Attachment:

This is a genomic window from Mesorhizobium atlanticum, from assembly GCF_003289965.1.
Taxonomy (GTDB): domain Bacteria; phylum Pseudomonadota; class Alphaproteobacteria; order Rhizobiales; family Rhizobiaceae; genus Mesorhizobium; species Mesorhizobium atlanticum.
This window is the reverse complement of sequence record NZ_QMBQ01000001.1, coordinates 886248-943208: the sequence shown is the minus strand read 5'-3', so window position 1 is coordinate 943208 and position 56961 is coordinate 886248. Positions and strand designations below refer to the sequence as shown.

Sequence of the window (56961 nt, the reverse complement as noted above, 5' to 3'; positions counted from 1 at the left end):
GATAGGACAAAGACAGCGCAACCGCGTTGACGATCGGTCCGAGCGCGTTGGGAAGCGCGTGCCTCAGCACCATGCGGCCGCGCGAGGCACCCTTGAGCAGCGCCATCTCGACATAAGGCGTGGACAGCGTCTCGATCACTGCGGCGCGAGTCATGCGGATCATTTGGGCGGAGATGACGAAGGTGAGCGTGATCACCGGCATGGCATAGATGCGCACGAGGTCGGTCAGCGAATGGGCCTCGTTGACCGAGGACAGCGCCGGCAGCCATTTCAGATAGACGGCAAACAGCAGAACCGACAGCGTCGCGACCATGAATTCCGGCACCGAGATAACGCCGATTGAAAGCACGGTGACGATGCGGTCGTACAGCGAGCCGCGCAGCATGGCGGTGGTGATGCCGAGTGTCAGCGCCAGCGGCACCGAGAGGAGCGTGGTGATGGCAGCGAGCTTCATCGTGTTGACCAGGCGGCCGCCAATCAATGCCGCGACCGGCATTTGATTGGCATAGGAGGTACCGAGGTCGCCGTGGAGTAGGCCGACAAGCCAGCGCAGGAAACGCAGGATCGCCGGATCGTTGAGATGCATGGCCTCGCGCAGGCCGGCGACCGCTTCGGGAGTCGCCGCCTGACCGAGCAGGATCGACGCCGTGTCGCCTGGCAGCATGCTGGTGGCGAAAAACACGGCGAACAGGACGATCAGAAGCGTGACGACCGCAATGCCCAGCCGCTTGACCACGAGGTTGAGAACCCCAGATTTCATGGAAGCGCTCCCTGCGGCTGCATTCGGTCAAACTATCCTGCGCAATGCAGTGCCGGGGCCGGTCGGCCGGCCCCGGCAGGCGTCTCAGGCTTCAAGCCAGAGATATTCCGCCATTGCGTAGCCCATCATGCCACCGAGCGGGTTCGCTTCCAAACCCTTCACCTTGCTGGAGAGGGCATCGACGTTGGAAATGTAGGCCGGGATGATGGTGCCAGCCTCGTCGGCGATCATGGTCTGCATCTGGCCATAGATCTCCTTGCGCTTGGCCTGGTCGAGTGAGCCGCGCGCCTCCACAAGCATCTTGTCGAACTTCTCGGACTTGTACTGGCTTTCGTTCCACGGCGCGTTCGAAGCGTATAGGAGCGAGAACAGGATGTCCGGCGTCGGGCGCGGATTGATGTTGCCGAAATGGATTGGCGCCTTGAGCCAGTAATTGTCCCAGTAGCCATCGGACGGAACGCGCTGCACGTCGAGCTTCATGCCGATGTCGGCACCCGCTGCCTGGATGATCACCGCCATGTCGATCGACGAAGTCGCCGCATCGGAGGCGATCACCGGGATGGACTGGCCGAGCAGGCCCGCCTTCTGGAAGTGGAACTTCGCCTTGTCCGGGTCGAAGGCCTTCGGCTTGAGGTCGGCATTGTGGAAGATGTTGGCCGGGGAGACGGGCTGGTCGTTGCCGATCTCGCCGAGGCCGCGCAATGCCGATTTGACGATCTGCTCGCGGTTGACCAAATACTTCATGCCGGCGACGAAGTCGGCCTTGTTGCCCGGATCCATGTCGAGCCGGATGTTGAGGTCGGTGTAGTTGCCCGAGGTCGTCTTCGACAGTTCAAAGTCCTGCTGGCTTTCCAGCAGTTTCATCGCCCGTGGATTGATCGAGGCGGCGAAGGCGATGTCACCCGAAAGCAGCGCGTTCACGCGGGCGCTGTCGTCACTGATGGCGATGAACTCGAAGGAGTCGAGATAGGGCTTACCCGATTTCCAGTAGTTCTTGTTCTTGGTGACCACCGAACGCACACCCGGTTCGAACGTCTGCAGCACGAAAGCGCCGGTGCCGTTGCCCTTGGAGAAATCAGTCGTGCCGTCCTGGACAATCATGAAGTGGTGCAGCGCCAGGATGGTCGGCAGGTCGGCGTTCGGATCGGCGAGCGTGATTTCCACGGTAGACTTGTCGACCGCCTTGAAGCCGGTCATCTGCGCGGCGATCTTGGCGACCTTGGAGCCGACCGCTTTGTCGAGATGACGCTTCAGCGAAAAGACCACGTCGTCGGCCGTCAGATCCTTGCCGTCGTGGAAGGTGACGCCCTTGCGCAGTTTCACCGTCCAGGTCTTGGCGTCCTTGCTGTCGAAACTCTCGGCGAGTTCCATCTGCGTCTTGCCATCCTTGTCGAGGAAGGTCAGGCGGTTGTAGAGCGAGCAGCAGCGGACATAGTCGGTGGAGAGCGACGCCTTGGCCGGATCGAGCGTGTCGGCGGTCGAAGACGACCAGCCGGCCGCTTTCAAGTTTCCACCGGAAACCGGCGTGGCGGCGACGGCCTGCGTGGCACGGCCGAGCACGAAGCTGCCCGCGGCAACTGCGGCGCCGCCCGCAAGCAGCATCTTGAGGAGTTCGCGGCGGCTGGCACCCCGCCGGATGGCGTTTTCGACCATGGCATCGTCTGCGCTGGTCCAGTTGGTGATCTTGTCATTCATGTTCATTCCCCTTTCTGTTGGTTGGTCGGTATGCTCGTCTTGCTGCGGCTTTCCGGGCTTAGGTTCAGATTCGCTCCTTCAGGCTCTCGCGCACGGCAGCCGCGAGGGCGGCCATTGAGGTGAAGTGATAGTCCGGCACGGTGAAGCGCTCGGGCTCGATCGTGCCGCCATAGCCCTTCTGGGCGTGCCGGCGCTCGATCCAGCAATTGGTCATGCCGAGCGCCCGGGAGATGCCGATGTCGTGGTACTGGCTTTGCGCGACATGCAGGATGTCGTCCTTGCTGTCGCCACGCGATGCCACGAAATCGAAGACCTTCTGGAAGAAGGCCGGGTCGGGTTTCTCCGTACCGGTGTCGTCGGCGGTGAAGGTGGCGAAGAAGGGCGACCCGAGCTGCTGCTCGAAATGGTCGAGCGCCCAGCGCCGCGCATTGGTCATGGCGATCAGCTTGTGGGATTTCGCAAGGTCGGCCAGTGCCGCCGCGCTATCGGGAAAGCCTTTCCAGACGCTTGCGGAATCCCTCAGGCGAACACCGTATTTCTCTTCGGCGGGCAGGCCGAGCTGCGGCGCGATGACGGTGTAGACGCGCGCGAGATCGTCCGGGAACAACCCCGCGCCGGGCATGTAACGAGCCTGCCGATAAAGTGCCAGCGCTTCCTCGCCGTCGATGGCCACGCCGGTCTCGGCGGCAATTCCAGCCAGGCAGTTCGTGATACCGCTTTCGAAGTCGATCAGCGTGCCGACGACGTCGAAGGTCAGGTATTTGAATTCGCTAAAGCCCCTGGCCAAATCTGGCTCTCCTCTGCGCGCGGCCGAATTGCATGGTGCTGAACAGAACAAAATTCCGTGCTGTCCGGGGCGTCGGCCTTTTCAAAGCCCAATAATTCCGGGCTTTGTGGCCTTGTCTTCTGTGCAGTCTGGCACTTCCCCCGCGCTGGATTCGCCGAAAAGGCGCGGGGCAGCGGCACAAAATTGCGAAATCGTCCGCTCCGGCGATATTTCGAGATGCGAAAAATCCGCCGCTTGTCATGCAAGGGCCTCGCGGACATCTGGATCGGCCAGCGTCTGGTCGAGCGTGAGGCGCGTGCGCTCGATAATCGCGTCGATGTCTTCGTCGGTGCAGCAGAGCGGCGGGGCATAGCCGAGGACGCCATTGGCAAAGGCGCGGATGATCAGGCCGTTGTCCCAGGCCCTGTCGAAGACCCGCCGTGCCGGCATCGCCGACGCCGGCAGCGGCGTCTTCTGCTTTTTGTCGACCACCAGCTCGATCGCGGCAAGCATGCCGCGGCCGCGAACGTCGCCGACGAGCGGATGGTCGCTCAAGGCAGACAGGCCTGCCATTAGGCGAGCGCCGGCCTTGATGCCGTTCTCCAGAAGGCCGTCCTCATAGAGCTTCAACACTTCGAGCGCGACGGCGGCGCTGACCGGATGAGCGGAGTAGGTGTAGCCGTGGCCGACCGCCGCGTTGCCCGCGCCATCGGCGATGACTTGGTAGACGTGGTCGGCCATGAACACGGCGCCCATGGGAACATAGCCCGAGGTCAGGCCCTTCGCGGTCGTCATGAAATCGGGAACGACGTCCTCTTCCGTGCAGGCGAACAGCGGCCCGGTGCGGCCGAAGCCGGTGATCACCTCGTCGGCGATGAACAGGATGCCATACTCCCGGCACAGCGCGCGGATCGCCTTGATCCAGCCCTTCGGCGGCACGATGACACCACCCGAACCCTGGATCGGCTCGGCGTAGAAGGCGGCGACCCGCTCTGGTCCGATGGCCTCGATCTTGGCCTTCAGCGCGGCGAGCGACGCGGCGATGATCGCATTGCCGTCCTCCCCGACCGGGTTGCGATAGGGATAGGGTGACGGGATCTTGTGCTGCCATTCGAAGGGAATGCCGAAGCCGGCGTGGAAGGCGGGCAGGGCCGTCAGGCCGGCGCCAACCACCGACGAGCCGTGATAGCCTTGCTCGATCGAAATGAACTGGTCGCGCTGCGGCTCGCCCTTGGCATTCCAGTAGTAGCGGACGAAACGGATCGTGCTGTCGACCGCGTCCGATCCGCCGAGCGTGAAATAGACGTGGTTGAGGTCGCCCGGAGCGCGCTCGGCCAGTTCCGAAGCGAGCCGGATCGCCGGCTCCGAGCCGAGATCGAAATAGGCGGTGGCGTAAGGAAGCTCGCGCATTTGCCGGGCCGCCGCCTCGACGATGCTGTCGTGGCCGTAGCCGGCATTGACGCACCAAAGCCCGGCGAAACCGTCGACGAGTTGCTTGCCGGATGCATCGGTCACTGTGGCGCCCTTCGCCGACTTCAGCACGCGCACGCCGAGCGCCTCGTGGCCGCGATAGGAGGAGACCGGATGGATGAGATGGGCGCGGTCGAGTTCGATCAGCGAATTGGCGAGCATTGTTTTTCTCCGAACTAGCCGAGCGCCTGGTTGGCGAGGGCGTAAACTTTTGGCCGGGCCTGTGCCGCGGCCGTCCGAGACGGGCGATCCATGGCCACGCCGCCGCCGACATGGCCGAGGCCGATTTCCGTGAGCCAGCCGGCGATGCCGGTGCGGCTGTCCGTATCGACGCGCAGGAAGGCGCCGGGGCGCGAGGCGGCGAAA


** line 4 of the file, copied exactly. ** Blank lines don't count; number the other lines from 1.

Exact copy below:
Sequence of the window (56961 nt, the reverse complement as noted above, 5' to 3'; positions counted from 1 at the left end):